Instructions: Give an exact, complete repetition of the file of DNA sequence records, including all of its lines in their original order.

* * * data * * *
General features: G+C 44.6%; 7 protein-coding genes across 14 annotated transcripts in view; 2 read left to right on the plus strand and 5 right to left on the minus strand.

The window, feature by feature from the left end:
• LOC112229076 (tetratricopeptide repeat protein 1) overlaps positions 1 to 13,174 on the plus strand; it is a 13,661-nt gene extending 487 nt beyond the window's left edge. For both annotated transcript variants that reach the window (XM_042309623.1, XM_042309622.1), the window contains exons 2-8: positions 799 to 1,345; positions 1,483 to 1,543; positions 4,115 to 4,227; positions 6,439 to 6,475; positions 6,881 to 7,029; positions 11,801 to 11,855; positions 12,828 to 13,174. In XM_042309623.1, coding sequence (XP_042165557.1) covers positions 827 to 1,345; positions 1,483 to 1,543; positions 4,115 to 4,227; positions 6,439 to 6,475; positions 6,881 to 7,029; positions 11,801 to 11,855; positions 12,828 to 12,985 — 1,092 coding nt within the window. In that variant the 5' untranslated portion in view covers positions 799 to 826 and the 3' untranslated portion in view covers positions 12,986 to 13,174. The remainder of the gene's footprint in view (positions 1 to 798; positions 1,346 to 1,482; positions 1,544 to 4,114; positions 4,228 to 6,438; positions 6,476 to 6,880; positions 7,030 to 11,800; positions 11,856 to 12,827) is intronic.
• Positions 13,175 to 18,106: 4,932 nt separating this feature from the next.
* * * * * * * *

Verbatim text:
General features: G+C 44.6%; 7 protein-coding genes across 14 annotated transcripts in view; 2 read left to right on the plus strand and 5 right to left on the minus strand.

The window, feature by feature from the left end:
• LOC112229076 (tetratricopeptide repeat protein 1) overlaps positions 1 to 13,174 on the plus strand; it is a 13,661-nt gene extending 487 nt beyond the window's left edge. For both annotated transcript variants that reach the window (XM_042309623.1, XM_042309622.1), the window contains exons 2-8: positions 799 to 1,345; positions 1,483 to 1,543; positions 4,115 to 4,227; positions 6,439 to 6,475; positions 6,881 to 7,029; positions 11,801 to 11,855; positions 12,828 to 13,174. In XM_042309623.1, coding sequence (XP_042165557.1) covers positions 827 to 1,345; positions 1,483 to 1,543; positions 4,115 to 4,227; positions 6,439 to 6,475; positions 6,881 to 7,029; positions 11,801 to 11,855; positions 12,828 to 12,985 — 1,092 coding nt within the window. In that variant the 5' untranslated portion in view covers positions 799 to 826 and the 3' untranslated portion in view covers positions 12,986 to 13,174. The remainder of the gene's footprint in view (positions 1 to 798; positions 1,346 to 1,482; positions 1,544 to 4,114; positions 4,228 to 6,438; positions 6,476 to 6,880; positions 7,030 to 11,800; positions 11,856 to 12,827) is intronic.
• Positions 13,175 to 18,106: 4,932 nt separating this feature from the next.